DISCIPLINE: Costly Grace (Part 1) by Dietrich Bonhoeffer

Costly Grace (Part 1) by Dietrich Bonhoeffer

From The Cost of Discipleship

Cheap grace is the deadly enemy of our church.  We are fighting today for costly grace.

Cheap grace means grace sold on the market like cheapjacks’ wares.  The sacraments, the forgiveness of sin, and the consolations of religion are thrown away at cut prices.  Grace is represented as the church’s inexhaustible treasury, from which she showers blessings with generous hands, without asking questions or fixing limits.  Grace without price; grace without cost!  The essence of grace, we suppose, is that the account has been paid in advance; and, because it has been paid, everything can be had for nothing.  Since the cost was infinite, the possibilities of using and spending it are infinite.  What would grace be if it were not cheap?

Cheap grace means grace as a doctrine, a principle, a system.  It means forgiveness of sins proclaimed as a general truth, the love of God taught as the Christian “conception” of God.  An intellectual assent to that idea is held to be of itself sufficient to secure remission of sins.  The church which holds the correct doctrine of grace has, it is supposed, ipso facto a part in that grace.  In such a church the world finds a cheap covering for its sins; no contrition is required, still less any real desire to be delivered from sin.  Cheap grace therefore amounts to a denial of the living Word of God, in fact, a denial of the Incarnation of the Word of God.

Cheap grace means the justification of sin without the justification of the sinner.  Grace alone does everything, they say, and so everything can remain as it was before.  “All for sin could not atone.”  The world goes on in the same old way, And we are still sinners “even in the best life” as Luther said.  Well, then, let the Christian live like the rest of the world, let him model himself on the world’s standards in every sphere of life, and not presumptuously aspire to live a different life under grace from his old life under sin.  That was the heresy of the enthusiasts, the Anabaptists and their kind.  Let the Christian beware of rebelling against the free and boundless grace of God and desecrating it.  Let him not attempt to erect a new religion of the letter by endeavoring to live a life of obedience to the commandments of Jesus Christ!  The world has been justified by grace.  The Christian knows that, and takes it seriously.  He knows he must not strive against this indispensable grace.  Therefore – let him live like the rest of the world!  Of course he would like to go and do something extraordinary, and it does demand a good deal of self-restraint to refrain from the attempt and content himself with living as the world lives.  Yet it is imperative for the Christian to achieve renunciation, to practice self-effacement, to distinguish his life from the life of the world.  He must let grace be grace indeed, otherwise he will destroy the world’s faith in the free gift of grace.  Let the Christian rest content with his worldliness and with this renunciation of any higher standard than the world.  He is doing it for the sake of the world rather than for the sake of grace.  Let him be comforted and rest assured in his possession of this grace – for grace alone does everything.  Instead of following Christ, let the Christian enjoy the consolations of his grace!  That is what we mean by cheap grace, the grace which amounts to the justification of sin without the justification of the repentant sinner who departs from sin and from whom sin departs.  Cheap grace is not the kind of forgiveness of sin which frees us from the toils of sin.  Cheap grace is the grace we bestow on ourselves.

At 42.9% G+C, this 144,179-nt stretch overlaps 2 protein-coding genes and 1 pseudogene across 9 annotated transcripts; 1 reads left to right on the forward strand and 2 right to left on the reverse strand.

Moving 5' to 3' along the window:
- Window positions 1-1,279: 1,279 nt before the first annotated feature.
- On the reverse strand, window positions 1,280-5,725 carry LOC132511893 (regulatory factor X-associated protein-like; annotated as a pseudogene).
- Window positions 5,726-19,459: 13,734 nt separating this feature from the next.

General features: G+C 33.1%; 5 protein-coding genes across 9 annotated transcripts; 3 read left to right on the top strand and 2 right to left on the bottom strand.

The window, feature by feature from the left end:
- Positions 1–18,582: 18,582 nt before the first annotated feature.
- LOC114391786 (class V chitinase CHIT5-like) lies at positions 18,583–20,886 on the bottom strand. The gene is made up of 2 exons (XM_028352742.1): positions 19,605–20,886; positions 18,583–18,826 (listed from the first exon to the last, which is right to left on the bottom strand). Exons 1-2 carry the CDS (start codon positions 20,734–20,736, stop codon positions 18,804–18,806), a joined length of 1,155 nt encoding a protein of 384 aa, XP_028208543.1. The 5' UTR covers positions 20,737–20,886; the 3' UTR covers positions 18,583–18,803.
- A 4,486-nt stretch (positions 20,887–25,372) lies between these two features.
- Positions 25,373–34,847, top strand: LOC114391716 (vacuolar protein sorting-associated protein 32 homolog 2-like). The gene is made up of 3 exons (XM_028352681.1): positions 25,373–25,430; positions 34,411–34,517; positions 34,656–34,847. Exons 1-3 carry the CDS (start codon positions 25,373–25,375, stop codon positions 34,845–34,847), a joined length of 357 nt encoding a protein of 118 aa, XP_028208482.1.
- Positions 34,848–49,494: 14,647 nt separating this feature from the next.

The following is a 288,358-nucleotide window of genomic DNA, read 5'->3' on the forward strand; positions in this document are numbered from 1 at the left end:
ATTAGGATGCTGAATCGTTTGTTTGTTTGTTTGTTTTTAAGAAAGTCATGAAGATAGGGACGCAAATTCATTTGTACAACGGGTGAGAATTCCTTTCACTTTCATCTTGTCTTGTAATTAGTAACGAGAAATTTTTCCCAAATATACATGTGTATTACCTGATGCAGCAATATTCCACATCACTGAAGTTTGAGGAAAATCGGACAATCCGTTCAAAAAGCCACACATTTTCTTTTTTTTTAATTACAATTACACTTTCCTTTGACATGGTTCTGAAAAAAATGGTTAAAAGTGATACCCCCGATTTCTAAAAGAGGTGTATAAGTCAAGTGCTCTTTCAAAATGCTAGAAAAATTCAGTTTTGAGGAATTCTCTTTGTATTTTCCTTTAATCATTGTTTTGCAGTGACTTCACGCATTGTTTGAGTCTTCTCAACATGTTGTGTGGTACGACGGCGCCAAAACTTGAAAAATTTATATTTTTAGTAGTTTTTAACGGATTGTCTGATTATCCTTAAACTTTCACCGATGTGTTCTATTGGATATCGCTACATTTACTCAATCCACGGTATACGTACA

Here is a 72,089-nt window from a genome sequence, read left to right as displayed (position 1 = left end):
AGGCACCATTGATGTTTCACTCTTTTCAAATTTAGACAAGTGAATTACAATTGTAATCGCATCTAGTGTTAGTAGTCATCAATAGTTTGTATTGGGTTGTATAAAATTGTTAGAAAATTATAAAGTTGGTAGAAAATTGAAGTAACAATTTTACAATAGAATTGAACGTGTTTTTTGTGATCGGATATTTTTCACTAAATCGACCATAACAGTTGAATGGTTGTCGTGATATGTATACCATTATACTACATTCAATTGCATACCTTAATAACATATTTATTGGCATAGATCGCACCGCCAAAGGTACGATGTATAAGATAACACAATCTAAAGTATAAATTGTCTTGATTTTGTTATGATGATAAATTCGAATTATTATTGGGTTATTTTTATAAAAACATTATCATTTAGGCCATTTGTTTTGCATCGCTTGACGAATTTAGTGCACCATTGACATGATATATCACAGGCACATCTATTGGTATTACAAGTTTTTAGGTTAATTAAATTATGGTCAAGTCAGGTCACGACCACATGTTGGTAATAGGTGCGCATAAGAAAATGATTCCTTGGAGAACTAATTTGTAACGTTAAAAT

Cheap grace is the preaching of forgiveness without requiring repentance, baptism without church discipline, Communion without confession, absolution without personal confession.  Cheap grace is grace without discipleship, grace without the cross, grace without Jesus Christ, living and incarnate.

Costly grace is the treasure hidden in the field; for the sake of it a man will gladly go and sell all that he has.  It is the pearl of great price to buy which the merchant will sell all his goods.  It is the kingly rule of Christ, for whose sake a man will pluck out the eye which causes him to stumble; it is the call of Jesus Christ at which the disciple leaves his nets and follows him.

Costly grace is the gospel which must be sought again and again, the gift which must be asked for, the door at which a man must knock.